Queering Difference, Correcting Coakley

tonstadThe following is an excerpt of my discussion of Linn Marie Tonstad’s new book, God and Difference, published in full over at FeminismandReligion.com last month.

I still think that Valerie Saiving was right.

It’s been 56 years since she published her article on “The Human Situation” in The Journal of Religion, and her most basic groundbreaking insight holds true: Under patriarchy, the fundamental sin and danger for women is not too great a sense of self, too much pride as Reinhold Niebuhr would argue; rather, the problem is too small and diffuse a sense of self. Prioritizing others ahead of herself, the woman under patriarchy accepts second-class citizenship and submission to male headship as her rightful place.

Wrong.

Yet, in recent years, when reminding colleagues of this fundamental feminist insight from the second wave, I have received replies that begin “But Sarah Coakley says ….” What they lift up is Coakley’s supposed reclamation of kenosis as feminist, of self-emptying as a revolutionary Christian act in relationship to God. To them, this corrects Valerie Saiving. I have heard variations on this defense from senior male scholars who believe themselves to be quite advanced in their thinking, as well as from female scholars who believe this is the kind of feminist theology they want.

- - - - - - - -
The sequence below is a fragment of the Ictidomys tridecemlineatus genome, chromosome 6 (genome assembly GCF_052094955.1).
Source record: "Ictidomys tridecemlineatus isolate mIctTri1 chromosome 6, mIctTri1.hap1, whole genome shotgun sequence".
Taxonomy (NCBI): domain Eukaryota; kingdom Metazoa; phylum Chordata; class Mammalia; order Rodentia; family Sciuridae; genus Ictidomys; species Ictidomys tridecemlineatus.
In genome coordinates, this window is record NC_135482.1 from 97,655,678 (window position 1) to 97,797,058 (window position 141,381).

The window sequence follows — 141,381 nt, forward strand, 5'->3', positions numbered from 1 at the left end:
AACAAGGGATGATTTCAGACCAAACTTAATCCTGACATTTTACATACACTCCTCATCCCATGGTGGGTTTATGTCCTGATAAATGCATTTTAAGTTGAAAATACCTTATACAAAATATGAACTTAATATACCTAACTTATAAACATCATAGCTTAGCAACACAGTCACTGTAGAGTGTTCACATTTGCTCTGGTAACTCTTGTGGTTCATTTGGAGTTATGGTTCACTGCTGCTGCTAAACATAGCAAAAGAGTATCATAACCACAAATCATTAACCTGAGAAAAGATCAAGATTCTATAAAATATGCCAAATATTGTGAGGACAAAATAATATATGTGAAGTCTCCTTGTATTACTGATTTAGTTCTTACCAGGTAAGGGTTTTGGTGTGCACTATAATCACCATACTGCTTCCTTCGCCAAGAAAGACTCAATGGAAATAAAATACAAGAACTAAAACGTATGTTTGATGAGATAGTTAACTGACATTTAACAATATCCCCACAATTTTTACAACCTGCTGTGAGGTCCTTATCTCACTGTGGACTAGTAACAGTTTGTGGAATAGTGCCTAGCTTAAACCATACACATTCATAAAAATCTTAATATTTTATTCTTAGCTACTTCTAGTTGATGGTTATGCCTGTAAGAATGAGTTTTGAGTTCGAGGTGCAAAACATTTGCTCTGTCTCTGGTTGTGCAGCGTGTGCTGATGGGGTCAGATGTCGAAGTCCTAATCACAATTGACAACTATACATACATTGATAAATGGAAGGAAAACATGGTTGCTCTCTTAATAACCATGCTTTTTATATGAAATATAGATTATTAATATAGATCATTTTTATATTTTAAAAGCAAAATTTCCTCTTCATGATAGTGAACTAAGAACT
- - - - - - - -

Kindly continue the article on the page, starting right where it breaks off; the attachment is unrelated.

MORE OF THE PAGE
Wrong.

Fortunately, for her new book God and Difference: The Trinity, Sexuality, and the Transformation of Finitude, Linn Marie Tonstad read every word Sarah Coakley has written so you don’t have to. Tonstad expertly shows in chapter three what Coakley’s argument is, and how it fails to escape masculinist and patriarchal ideology. The book is an important new work in Christian systematic theology that successfully employs queer theory to reconstruct Trinitarian theology.

In the first paragraph, Tonstad states that trinitarian theology has become

“a way to enjoin practices of sacrifice and submission under the banner of countering the rapaciousness of modern subjectivity. The accompanying articulations of Trinitarian personhood reflect deeply gendered and misguided assumptions about human and divine personhood.” (p.1).

As the title of the book suggests, Tonstad is keenly interested in thinking about difference and how, if at all, the Christian concept of Trinity is usable as a way to see difference as inherent in deity itself. In short, gender gets in the way. More specifically, patriarchal social constructs of masculine and feminine so shade our understanding of difference that we are urged to break them open in order to get a richer, deeper, and more compelling understanding of God and difference.

To read the full review, click here.

 

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